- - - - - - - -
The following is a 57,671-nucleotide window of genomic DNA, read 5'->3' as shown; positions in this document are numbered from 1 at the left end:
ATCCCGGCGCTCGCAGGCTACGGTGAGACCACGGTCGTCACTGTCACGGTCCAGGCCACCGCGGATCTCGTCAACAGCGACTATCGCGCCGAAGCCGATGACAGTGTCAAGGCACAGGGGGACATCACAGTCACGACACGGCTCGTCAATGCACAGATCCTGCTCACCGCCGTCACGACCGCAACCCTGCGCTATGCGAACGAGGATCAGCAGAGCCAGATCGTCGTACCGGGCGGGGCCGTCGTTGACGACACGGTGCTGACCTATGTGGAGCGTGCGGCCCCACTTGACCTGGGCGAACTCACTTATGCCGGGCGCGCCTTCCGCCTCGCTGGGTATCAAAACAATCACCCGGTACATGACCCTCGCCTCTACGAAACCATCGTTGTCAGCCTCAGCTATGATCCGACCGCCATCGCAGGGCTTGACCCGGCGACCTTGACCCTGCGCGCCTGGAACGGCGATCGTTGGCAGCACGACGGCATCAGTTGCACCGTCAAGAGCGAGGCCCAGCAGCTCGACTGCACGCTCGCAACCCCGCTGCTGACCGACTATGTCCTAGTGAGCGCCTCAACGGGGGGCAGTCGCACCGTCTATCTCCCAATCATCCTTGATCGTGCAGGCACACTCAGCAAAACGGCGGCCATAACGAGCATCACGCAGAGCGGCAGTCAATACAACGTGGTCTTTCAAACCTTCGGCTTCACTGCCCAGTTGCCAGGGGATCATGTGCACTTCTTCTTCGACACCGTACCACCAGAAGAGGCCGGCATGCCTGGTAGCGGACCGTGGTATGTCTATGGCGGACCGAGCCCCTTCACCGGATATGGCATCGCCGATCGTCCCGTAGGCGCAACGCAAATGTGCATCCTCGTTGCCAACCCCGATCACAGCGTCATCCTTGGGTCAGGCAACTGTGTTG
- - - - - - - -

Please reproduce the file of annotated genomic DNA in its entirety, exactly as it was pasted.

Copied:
The following is a 57,671-nucleotide window of genomic DNA, read 5'->3' as shown; positions in this document are numbered from 1 at the left end:
ATCCCGGCGCTCGCAGGCTACGGTGAGACCACGGTCGTCACTGTCACGGTCCAGGCCACCGCGGATCTCGTCAACAGCGACTATCGCGCCGAAGCCGATGACAGTGTCAAGGCACAGGGGGACATCACAGTCACGACACGGCTCGTCAATGCACAGATCCTGCTCACCGCCGTCACGACCGCAACCCTGCGCTATGCGAACGAGGATCAGCAGAGCCAGATCGTCGTACCGGGCGGGGCCGTCGTTGACGACACGGTGCTGACCTATGTGGAGCGTGCGGCCCCACTTGACCTGGGCGAACTCACTTATGCCGGGCGCGCCTTCCGCCTCGCTGGGTATCAAAACAATCACCCGGTACATGACCCTCGCCTCTACGAAACCATCGTTGTCAGCCTCAGCTATGATCCGACCGCCATCGCAGGGCTTGACCCGGCGACCTTGACCCTGCGCGCCTGGAACGGCGATCGTTGGCAGCACGACGGCATCAGTTGCACCGTCAAGAGCGAGGCCCAGCAGCTCGACTGCACGCTCGCAACCCCGCTGCTGACCGACTATGTCCTAGTGAGCGCCTCAACGGGGGGCAGTCGCACCGTCTATCTCCCAATCATCCTTGATCGTGCAGGCACACTCAGCAAAACGGCGGCCATAACGAGCATCACGCAGAGCGGCAGTCAATACAACGTGGTCTTTCAAACCTTCGGCTTCACTGCCCAGTTGCCAGGGGATCATGTGCACTTCTTCTTCGACACCGTACCACCAGAAGAGGCCGGCATGCCTGGTAGCGGACCGTGGTATGTCTATGGCGGACCGAGCCCCTTCACCGGATATGGCATCGCCGATCGTCCCGTAGGCGCAACGCAAATGTGCATCCTCGTTGCCAACCCCGATCACAGCGTCATCCTTGGGTCAGGCAACTGTGTTG